Chinese Manifestations of Tibetan Buddhas - Manjushri
One of the most wonderful dimensions of the Mahayana Tradition of Buddhist practice and teaching are the different manifestations of Buddha’s Qualities of compassion and wisdom. These emanate as different Buddha deities. The form, appearance, costumes, mudras, implements and jewellery of these Buddha deities differ quite considerably under Chinese & Tibetan Buddhism. Chinese & Tibetans follow the Mahayana tradition and we bring you images of five of the more popular Tibetan Buddha deities in their Chinese manifestation.
Manjushri - The Buddha of Wisdom
The Sanskrit name for the Buddha of Wisdom is Manjushri. In Chinese he is known as Wen-shu Pusa and in Tibetan Jampalyang.
The word Manju means charming, beautiful and pleasing, and Shri means glory and brilliance. Manjushri is regarded as the crown prince of the Buddha’s teachings, the one who best explains Buddha’s wisdom. Manjushri has this title because eons ago, he was the instructor for seven Buddhas, the last being Shakyamuni Buddha. As one of the ancient Buddhas, Manjushri vowed, "I shall be the Guide to lead all Bodhisattvas to achieve the state of complete enlightenment. Until this vow is fulfilled, I will not become a Buddha."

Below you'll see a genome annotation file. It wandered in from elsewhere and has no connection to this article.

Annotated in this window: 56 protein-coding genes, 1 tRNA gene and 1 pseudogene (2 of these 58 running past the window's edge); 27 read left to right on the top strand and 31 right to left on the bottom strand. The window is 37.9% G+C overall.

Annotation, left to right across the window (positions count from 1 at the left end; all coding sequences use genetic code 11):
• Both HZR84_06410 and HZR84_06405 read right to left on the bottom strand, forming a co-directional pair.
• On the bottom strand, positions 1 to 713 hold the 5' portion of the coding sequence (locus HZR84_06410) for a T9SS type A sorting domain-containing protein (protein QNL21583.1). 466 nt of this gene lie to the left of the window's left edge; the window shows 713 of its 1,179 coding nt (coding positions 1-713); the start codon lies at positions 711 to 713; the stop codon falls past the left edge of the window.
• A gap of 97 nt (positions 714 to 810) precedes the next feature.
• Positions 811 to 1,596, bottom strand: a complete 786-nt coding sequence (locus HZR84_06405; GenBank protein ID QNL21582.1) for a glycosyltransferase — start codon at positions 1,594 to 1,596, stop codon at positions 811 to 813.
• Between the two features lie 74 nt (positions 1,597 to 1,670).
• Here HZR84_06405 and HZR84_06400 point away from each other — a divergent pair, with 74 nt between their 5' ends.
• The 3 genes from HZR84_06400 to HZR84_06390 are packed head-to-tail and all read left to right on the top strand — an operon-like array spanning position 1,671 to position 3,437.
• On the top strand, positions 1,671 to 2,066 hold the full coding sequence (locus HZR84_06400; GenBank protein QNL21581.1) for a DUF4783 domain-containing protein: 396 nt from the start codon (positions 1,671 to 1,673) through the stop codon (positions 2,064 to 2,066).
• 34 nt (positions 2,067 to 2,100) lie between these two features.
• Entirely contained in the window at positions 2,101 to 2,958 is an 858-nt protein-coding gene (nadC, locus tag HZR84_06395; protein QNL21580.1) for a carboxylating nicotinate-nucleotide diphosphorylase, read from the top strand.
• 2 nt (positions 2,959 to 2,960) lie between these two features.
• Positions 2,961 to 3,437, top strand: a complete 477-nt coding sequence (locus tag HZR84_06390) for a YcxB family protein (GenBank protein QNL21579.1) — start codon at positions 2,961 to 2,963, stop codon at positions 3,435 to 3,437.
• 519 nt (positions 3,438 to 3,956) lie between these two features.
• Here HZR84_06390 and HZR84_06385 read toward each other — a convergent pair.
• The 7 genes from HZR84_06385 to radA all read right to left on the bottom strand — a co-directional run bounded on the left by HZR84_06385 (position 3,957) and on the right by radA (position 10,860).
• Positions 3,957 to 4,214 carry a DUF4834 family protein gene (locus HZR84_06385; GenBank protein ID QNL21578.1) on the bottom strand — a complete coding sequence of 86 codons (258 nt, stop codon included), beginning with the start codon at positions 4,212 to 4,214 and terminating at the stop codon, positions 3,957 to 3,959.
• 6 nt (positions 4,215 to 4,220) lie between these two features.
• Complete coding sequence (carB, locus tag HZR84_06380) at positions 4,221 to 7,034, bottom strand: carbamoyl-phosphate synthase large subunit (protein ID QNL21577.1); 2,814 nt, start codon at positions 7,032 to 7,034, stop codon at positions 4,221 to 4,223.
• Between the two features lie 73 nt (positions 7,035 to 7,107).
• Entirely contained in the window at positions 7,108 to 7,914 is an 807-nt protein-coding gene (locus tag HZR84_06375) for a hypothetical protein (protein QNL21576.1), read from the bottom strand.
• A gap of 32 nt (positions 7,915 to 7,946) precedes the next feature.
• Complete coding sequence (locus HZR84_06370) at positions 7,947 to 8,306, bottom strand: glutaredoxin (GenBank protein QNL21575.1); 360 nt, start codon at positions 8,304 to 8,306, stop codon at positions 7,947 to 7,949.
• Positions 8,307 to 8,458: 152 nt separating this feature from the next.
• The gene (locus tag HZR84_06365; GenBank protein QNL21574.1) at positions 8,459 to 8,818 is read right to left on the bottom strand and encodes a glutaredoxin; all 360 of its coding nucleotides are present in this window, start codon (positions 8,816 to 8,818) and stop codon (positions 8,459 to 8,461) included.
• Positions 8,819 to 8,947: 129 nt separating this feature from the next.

Manjushri is depicted with his right hand holding a double-edged flaming sword and his left hand holding an utpala (blue lotus) flower on which rests the Prajnaparamita (Perfection of Wisdom) Sutra.
He is often seen riding a green lion. The Prajnaparamita Sutra on the utpala flower symbolizes wisdom pure as lotus. The sword symbolizes the sharpness of wisdom that cuts through illusions. A lion is the king of the animal kingdom, thus riding on a green lion symbolizes Manjushri’s majesty of wisdom that surpasses all other Bodhisattvas.
In China, Manjushri is portrayed as a youth with five topknots. This signifies that the profound wisdom is as true, as non-dualistic, as pure and as innocent as a child’s mind. When one’s mind is in such state, one can reflect the truth of everything. The five topknots are the five aspects of Buddha’s wisdom:
1) the Mirror-like Wisdom,
2) the Wisdom of Equanimity,
3) the Wisdom of Analysis,
4) the Wisdom of Achieving Activities, and
5) the Wisdom of the Nature of Phenomena.
The Chinese Manifestation of Manjushri
is known as Wen Shu Pusa
In China the sacred site of Manjushri is Wu-Tai Shan in the province of Shan-Xi in eastern China. As described in a sutra, Shakyamuni predicted that after entering nirvana, Manjushri would reside on a mountain named Wu-Tai in an eastern country named the “Great China,” where he would spread the Mahayana doctrine of the Buddha’s Dharma.
Manjushri not only plays an important role in many of Shakyamuni Buddha’s philosophical discourses, he also figures prominently in legends that originated in Buddha’s time which are still widely known today. One of the most famous of these tells of Manjushri’s encounter with a group of Buddha’s disciples who were on the verge of achieving nirvana, the self-liberation of Arhatship, under the guidance of Arya Shariputra.